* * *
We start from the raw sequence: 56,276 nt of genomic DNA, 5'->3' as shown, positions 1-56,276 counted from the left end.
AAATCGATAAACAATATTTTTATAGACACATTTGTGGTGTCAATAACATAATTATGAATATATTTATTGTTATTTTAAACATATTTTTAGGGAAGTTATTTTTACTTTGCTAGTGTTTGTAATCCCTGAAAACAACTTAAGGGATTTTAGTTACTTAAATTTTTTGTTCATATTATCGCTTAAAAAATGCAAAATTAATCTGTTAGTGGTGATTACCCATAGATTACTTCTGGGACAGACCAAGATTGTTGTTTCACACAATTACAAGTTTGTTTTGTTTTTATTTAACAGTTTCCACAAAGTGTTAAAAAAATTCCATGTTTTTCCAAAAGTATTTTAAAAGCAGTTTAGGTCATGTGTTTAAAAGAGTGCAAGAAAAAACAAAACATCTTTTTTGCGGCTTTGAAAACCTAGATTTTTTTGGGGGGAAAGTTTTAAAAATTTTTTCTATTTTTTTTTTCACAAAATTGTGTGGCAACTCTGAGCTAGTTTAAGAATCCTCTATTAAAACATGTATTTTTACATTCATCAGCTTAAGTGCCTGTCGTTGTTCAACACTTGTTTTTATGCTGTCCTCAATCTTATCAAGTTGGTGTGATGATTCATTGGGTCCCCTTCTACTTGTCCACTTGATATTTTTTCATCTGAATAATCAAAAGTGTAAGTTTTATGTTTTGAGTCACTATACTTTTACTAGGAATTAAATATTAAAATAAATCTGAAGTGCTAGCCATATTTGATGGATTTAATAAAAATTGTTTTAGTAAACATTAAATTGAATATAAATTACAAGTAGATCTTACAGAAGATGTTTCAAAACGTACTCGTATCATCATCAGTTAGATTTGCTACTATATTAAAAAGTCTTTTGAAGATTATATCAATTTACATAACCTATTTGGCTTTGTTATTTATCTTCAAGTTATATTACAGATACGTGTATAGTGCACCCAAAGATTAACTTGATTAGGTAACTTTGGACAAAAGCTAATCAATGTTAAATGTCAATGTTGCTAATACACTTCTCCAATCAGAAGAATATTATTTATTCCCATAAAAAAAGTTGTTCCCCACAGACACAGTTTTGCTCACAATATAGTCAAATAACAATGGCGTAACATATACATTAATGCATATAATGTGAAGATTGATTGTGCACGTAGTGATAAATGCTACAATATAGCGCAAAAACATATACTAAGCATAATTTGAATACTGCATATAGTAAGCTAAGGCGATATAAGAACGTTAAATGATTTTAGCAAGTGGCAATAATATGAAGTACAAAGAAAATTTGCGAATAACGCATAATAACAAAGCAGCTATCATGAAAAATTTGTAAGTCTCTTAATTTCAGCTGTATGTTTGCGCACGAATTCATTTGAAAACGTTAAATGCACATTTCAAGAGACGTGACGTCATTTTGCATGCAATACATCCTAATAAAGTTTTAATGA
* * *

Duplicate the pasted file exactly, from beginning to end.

We start from the raw sequence: 56,276 nt of genomic DNA, 5'->3' as shown, positions 1-56,276 counted from the left end.
AAATCGATAAACAATATTTTTATAGACACATTTGTGGTGTCAATAACATAATTATGAATATATTTATTGTTATTTTAAACATATTTTTAGGGAAGTTATTTTTACTTTGCTAGTGTTTGTAATCCCTGAAAACAACTTAAGGGATTTTAGTTACTTAAATTTTTTGTTCATATTATCGCTTAAAAAATGCAAAATTAATCTGTTAGTGGTGATTACCCATAGATTACTTCTGGGACAGACCAAGATTGTTGTTTCACACAATTACAAGTTTGTTTTGTTTTTATTTAACAGTTTCCACAAAGTGTTAAAAAAATTCCATGTTTTTCCAAAAGTATTTTAAAAGCAGTTTAGGTCATGTGTTTAAAAGAGTGCAAGAAAAAACAAAACATCTTTTTTGCGGCTTTGAAAACCTAGATTTTTTTGGGGGGAAAGTTTTAAAAATTTTTTCTATTTTTTTTTTCACAAAATTGTGTGGCAACTCTGAGCTAGTTTAAGAATCCTCTATTAAAACATGTATTTTTACATTCATCAGCTTAAGTGCCTGTCGTTGTTCAACACTTGTTTTTATGCTGTCCTCAATCTTATCAAGTTGGTGTGATGATTCATTGGGTCCCCTTCTACTTGTCCACTTGATATTTTTTCATCTGAATAATCAAAAGTGTAAGTTTTATGTTTTGAGTCACTATACTTTTACTAGGAATTAAATATTAAAATAAATCTGAAGTGCTAGCCATATTTGATGGATTTAATAAAAATTGTTTTAGTAAACATTAAATTGAATATAAATTACAAGTAGATCTTACAGAAGATGTTTCAAAACGTACTCGTATCATCATCAGTTAGATTTGCTACTATATTAAAAAGTCTTTTGAAGATTATATCAATTTACATAACCTATTTGGCTTTGTTATTTATCTTCAAGTTATATTACAGATACGTGTATAGTGCACCCAAAGATTAACTTGATTAGGTAACTTTGGACAAAAGCTAATCAATGTTAAATGTCAATGTTGCTAATACACTTCTCCAATCAGAAGAATATTATTTATTCCCATAAAAAAAGTTGTTCCCCACAGACACAGTTTTGCTCACAATATAGTCAAATAACAATGGCGTAACATATACATTAATGCATATAATGTGAAGATTGATTGTGCACGTAGTGATAAATGCTACAATATAGCGCAAAAACATATACTAAGCATAATTTGAATACTGCATATAGTAAGCTAAGGCGATATAAGAACGTTAAATGATTTTAGCAAGTGGCAATAATATGAAGTACAAAGAAAATTTGCGAATAACGCATAATAACAAAGCAGCTATCATGAAAAATTTGTAAGTCTCTTAATTTCAGCTGTATGTTTGCGCACGAATTCATTTGAAAACGTTAAATGCACATTTCAAGAGACGTGACGTCATTTTGCATGCAATACATCCTAATAAAGTTTTAATGA